On Friday afternoon I received a beautiful package from Tuscany from the Caiarossa winery which contained, among the various wines, a jar of fresh tomato sauce, durum wheat spaghetti from the biodynamic organic farm "Il Cerreto" by Carlo Boni Brivio, extra virgin olive oil from Caiarossa and a delicious cardboard with the prescription by Irene. So, even though I had already planned on cooking something else for dinner, I decided to make my own spaghetti with tomato sauce and uncork a Tuscan wine Caiarossa 2016 (to scream) because I want to tell you something that I studied at the university for the examination of the History of Enogastronomy on the tomato.
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The tomato sauce? An aphrodisiac delight of Aztec cuisine.
All of us, if we think of the tomato, I am sure that we believe it to be a symbol of Italian cuisine. In our mind, spaghetti with tomato sauce are an emblem of our tradition. Yet pasta was born and has gone through the centuries without this fruit. Just think of that the tomato arrived in Europe and in particular in Italy after the discovery of America in 1492. So if we want to consider the traditional tomato sauce for a people we must think of the Aztecs, who even considered it aphrodisiac. So that Sir Robert Raleigh, English navigator and poet and lover of Queen Elizabeth I, gave them - returning from the discovery of the coasts of North America that he himself baptized Virginia in his honor - precisely a tomato plant loaded with these red and fleshy fruits that he called apples of love. This name traveled around Europe and arrived in France and Italy, so much so that even today in some areas of Sicily it is still called pùma d'amùri.
And perhaps - I assume - it is also thanks toopposed love story between Sir Robert Raleigh and the Virgin Queen that over the centuries red has become the color of passion, love and danger. She, Elizabeth I, decided to remain single - officially a virgin - to save her head. He, Sir Robert, contented himself with having his lady-in-waiting as his bride, but he lost his head anyway after her death, when he fell into disgrace.
Tomato: from ornamental plant to gastronomic symbol
If in its homeland in modern times it did not have great success due to its acidulous juice and its color that recalled blood almost a symbol of a hostile nature, in Italy its history traditionally begins in Pisa in 1548 when Cosimo de 'Medici receives a basket of tomatoes. In fact it had already arrived in Europe for 8 years imported by the Spanish leader Hernan Cortes and he had landed in Sicily - under direct Spanish domination - a few years earlier e when in Tuscany it was still used as a decorative plant, it was already cooked here. Merit of Spanish physician and botanist Nicolás Monardes and in his book Things brought from the West Indies relevant to the use of medicine (1565-1574) he proposed it as a pharmacological and gastronomic plant. The combination of pasta and tomato sauce therefore begins in Sicily at the end of the 1500s.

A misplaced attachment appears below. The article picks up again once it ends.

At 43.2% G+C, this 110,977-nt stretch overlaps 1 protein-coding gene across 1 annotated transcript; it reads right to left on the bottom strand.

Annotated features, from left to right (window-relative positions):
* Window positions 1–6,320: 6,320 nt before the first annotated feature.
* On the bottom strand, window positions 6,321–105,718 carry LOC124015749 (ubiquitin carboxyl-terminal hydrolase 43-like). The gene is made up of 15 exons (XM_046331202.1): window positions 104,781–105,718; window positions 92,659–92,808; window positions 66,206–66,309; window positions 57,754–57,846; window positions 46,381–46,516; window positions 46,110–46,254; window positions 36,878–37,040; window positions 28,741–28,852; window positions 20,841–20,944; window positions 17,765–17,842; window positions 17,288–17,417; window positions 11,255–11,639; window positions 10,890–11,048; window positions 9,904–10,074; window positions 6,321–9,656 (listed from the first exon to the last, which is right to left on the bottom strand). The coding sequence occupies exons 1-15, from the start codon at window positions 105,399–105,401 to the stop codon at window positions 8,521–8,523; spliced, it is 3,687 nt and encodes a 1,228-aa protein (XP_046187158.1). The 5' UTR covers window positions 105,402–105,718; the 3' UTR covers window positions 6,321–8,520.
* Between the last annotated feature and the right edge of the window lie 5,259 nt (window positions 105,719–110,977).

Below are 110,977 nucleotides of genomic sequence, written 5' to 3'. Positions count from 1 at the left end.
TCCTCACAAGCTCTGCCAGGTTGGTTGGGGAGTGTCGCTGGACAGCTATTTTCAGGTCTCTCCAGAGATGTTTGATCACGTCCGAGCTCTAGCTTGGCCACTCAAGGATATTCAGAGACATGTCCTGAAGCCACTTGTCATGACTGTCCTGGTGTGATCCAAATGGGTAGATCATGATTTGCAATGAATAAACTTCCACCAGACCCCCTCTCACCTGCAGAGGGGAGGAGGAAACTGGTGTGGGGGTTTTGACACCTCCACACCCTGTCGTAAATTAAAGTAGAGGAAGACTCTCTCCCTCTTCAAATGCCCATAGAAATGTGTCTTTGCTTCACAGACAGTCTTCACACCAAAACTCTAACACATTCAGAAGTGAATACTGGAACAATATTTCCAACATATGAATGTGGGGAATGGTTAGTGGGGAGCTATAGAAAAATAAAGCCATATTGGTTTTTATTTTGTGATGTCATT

For many years, however, cultivation as an ornamental plant prevailed because of its often gold-colored fruits and was given by nobles to their ladies. The red color was selected in the Nocerino countryside between the 600th and 700th centuries until it became the prevailing one.
He gives us the first traces of the use of tomato sauce in Italy the cook Antonio Latini in his book "Lo scalco alla Moderna" by 1692 where describes the recipe of Spanish-style tomato sauce widespread in Neapolitan cuisine. The biologist Lazzaro Spallanzani in 1762 instead he was the first to notice how the tomato extract boiled and stored in a closed container remained intact for a long time defining the first conservation technique.
And so it was that the tomato moved from the female garden to the male field and began to be grown everywhere, albeit it was only three centuries later, at the end of 1800, in the sunny Po Valley, that the tomato began to have a great importance in nutrition, playing a leading role in the then widespread cooking sauces. We must remember that cooking was not so much a culinary process but a fundamental sanitization process necessary to make up for the lack of suitable means of conservation.
Around 1850 in the Parma countryside the so-called black breads were produced using the pulp dried in the sun. From 1865 Professor Rognoni contributed to the spread of cultivation techniques which he had personally experienced in his own pederi. Ten years later Francesco Cirio created the first Italian canning industry dedicated to tomatoes and 30 years later, in 1905, the Parma industry imported an equipment for the condensation of vacuum-packed tomato concentrate that literally made the Italian tomato take flight.